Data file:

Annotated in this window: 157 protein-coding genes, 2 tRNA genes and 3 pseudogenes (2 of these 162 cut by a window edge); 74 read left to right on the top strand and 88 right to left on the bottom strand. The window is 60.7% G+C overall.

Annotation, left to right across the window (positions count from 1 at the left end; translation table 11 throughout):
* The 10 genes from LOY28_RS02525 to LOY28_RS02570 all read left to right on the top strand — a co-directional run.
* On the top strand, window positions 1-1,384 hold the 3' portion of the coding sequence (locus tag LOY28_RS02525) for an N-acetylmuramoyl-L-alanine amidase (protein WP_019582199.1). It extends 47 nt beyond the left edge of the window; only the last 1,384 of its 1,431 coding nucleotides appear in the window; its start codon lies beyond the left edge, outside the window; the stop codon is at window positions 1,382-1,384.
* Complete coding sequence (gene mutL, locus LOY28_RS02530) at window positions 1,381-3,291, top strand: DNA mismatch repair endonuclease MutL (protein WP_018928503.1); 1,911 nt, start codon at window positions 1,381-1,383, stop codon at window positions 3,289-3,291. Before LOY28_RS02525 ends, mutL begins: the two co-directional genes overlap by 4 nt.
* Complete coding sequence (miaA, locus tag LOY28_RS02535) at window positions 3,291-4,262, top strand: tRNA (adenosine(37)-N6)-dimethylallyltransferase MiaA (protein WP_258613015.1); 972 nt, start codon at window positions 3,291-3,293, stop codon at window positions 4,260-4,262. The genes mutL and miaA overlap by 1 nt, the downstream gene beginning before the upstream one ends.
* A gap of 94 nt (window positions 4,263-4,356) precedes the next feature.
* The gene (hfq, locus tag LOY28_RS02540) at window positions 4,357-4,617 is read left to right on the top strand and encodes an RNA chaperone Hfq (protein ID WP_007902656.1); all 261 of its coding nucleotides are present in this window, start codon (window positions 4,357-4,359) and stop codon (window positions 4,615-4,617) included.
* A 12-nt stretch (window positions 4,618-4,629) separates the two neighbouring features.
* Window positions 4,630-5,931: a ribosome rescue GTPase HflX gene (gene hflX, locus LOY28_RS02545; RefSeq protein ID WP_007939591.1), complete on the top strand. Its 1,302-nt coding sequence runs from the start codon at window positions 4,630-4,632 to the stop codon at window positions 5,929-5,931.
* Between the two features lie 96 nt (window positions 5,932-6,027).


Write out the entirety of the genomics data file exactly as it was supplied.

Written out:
Annotated in this window: 157 protein-coding genes, 2 tRNA genes and 3 pseudogenes (2 of these 162 cut by a window edge); 74 read left to right on the top strand and 88 right to left on the bottom strand. The window is 60.7% G+C overall.

Annotation, left to right across the window (positions count from 1 at the left end; translation table 11 throughout):
* The 10 genes from LOY28_RS02525 to LOY28_RS02570 all read left to right on the top strand — a co-directional run.
* On the top strand, window positions 1-1,384 hold the 3' portion of the coding sequence (locus tag LOY28_RS02525) for an N-acetylmuramoyl-L-alanine amidase (protein WP_019582199.1). It extends 47 nt beyond the left edge of the window; only the last 1,384 of its 1,431 coding nucleotides appear in the window; its start codon lies beyond the left edge, outside the window; the stop codon is at window positions 1,382-1,384.
* Complete coding sequence (gene mutL, locus LOY28_RS02530) at window positions 1,381-3,291, top strand: DNA mismatch repair endonuclease MutL (protein WP_018928503.1); 1,911 nt, start codon at window positions 1,381-1,383, stop codon at window positions 3,289-3,291. Before LOY28_RS02525 ends, mutL begins: the two co-directional genes overlap by 4 nt.
* Complete coding sequence (miaA, locus tag LOY28_RS02535) at window positions 3,291-4,262, top strand: tRNA (adenosine(37)-N6)-dimethylallyltransferase MiaA (protein WP_258613015.1); 972 nt, start codon at window positions 3,291-3,293, stop codon at window positions 4,260-4,262. The genes mutL and miaA overlap by 1 nt, the downstream gene beginning before the upstream one ends.
* A gap of 94 nt (window positions 4,263-4,356) precedes the next feature.
* The gene (hfq, locus tag LOY28_RS02540) at window positions 4,357-4,617 is read left to right on the top strand and encodes an RNA chaperone Hfq (protein ID WP_007902656.1); all 261 of its coding nucleotides are present in this window, start codon (window positions 4,357-4,359) and stop codon (window positions 4,615-4,617) included.
* A 12-nt stretch (window positions 4,618-4,629) separates the two neighbouring features.
* Window positions 4,630-5,931: a ribosome rescue GTPase HflX gene (gene hflX, locus LOY28_RS02545; RefSeq protein ID WP_007939591.1), complete on the top strand. Its 1,302-nt coding sequence runs from the start codon at window positions 4,630-4,632 to the stop codon at window positions 5,929-5,931.
* Between the two features lie 96 nt (window positions 5,932-6,027).